Overselling democracy–claiming legitimacy? The link between democratic pretention, notions of democracy and citizens' evaluations of regimes' democraticness

Publikation: Beiträge in ZeitschriftenZeitschriftenaufsätzeForschungbegutachtet


  • Lennart J. Brunkert

Many non-democratic countries anchor the word “democracy” in their national constitutions and everyday rhetoric, while ignoring the conceptual roots of democracy and its scholarly-defined procedural standards. This article argues that governments intentionally “oversell” democracy to their people, in order to exploit the legitimizing effect that the word embodies. This can, however, only succeed if the receiving side is susceptible to such claims to legitimacy. Accordingly, this study investigates how effective “overselling” attempts are in light of individuals' liberal vs. illiberal notions of democracy. Building on congruence theory, it juxtaposes the, at times blatant, “overselling” with individual-level notions of democracy and, thus, investigates whether governments' attempts to claim democratic-procedural legitimacy are contingent on citizens' understanding of the concept. Using multilevel moderation analyses, it shows that illiberal, authoritarian notions of democracy can convert “overselling” into positive evaluations of a regime, whereas prevailing liberal notions unmask “overselling” governments and create additional criticality. The conclusion argues that notions of democracy function as a filter, which matches true and false demand and supply of democracy. The findings help to understand why and how democratization movements can unfold and why some citizens see their country as democratic even though it is not.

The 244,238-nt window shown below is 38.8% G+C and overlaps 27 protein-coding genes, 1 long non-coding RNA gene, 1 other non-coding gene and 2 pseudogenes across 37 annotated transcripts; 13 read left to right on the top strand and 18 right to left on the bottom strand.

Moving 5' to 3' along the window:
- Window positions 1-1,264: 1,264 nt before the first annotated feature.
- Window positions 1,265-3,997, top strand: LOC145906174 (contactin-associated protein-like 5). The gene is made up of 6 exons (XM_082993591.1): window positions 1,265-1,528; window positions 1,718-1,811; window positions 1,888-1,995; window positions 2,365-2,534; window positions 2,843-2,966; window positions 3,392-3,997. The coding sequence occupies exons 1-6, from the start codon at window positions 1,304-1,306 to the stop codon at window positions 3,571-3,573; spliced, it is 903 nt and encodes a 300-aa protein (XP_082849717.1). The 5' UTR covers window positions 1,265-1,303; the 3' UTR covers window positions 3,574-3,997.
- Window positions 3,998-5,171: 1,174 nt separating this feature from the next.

ZeitschriftFrontiers in Political Science
Anzahl der Seiten17
PublikationsstatusErschienen - 09.08.2022

Bibliographische Notiz

Funding Information:
Diese Publikation wurde gefördert durch den Open-Access-Publikationsfonds der Leuphana Universität Lüneburg.

Publisher Copyright:
Copyright © 2022 Brunkert.